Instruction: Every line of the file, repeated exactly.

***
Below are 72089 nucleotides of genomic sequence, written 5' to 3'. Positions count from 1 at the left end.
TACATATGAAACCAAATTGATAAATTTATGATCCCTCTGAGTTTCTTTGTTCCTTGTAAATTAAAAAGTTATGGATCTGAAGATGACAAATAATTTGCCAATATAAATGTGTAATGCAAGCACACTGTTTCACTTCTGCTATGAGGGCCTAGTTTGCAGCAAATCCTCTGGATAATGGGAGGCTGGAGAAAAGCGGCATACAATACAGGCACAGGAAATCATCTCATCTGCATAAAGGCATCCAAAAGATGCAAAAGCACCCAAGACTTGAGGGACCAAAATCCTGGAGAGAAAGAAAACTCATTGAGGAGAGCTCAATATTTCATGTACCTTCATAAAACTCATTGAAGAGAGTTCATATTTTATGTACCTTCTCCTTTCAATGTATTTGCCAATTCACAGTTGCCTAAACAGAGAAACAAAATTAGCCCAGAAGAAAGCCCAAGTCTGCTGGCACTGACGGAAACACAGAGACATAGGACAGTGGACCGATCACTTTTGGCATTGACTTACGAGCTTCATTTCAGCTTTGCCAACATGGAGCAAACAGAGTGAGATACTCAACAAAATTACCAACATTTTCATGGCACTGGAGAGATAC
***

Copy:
Below are 72089 nucleotides of genomic sequence, written 5' to 3'. Positions count from 1 at the left end.
TACATATGAAACCAAATTGATAAATTTATGATCCCTCTGAGTTTCTTTGTTCCTTGTAAATTAAAAAGTTATGGATCTGAAGATGACAAATAATTTGCCAATATAAATGTGTAATGCAAGCACACTGTTTCACTTCTGCTATGAGGGCCTAGTTTGCAGCAAATCCTCTGGATAATGGGAGGCTGGAGAAAAGCGGCATACAATACAGGCACAGGAAATCATCTCATCTGCATAAAGGCATCCAAAAGATGCAAAAGCACCCAAGACTTGAGGGACCAAAATCCTGGAGAGAAAGAAAACTCATTGAGGAGAGCTCAATATTTCATGTACCTTCATAAAACTCATTGAAGAGAGTTCATATTTTATGTACCTTCTCCTTTCAATGTATTTGCCAATTCACAGTTGCCTAAACAGAGAAACAAAATTAGCCCAGAAGAAAGCCCAAGTCTGCTGGCACTGACGGAAACACAGAGACATAGGACAGTGGACCGATCACTTTTGGCATTGACTTACGAGCTTCATTTCAGCTTTGCCAACATGGAGCAAACAGAGTGAGATACTCAACAAAATTACCAACATTTTCATGGCACTGGAGAGATAC